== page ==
Product labelling, done right, enables food manufacturers to differentiate products, build consumer trust, and improve industry transparency. However, it would be amiss not to give businesses a full overview of what you're getting into. From ensuring you have the most robust data, to establishing the best method of presenting your findings, to the pros and cons of showcasing your sustainability achievements directly to consumers, there’s a lot for businesses to weigh up. Are labels right for your business? Here’s a breakdown:
- Product labelling is voluntary. Until it’s mandatory businesses are unlikely to label their product as ‘unsustainable’. This makes it difficult to benchmark or compare against competitors.
- Current carbon labelling is confusing for consumers, especially when multiple labels and numbers are presented on the pack.
- A huge amount of resource is required to achieve meaningful and representative carbon labelling.
So what’s in it for business?
- Product labelling will become mandatory. By getting ahead of the curve you can capitalise off improved brand equity and trust.
- Labelling holds the organisation accountable and encourages your business to match or exceed performance.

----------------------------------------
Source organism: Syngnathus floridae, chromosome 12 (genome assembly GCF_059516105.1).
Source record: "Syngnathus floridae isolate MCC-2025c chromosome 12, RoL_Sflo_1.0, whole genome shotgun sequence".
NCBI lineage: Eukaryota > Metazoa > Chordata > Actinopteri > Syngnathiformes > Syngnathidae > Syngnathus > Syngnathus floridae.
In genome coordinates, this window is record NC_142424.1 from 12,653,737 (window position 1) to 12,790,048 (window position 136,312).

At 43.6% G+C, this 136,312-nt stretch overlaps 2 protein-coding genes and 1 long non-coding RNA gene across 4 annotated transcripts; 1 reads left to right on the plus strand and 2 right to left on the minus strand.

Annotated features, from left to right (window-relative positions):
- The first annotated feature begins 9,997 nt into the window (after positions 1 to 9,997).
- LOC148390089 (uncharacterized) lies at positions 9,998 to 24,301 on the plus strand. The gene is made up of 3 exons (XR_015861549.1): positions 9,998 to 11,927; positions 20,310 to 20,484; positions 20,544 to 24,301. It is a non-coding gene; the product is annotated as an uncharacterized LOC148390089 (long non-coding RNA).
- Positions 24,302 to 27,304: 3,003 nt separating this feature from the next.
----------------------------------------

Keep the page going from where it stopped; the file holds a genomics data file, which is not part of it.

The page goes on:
- Encourages innovation and product development. Committing to eco-labelling drives innovation and optimisations in products (e.g., ingredient use, operational efficiency, energy consumption).
Key considerations to optimise product labelling:
- Define your outcomes. Be clear about what and who (e.g., B2B or B2C) you are doing this for. Sustainability labels are not widely understood by consumers but can give brands the edge with retailers when it comes to securing and maintaining listings.
- Consumer education: If you have an on-pack label, there needs to be consumer education that goes along with it. Think about how to get the message across in an easily understandable format to shoppers (Oatly do this brilliantly).
- Supplier engagement: Accurate data must be the starting point – labelling is all about trust, and that comes from robust data. Take a hybrid approach. Engage your suppliers to collect primary data (communicating the end result benefits) and fill in the rest with good data science/ modelling).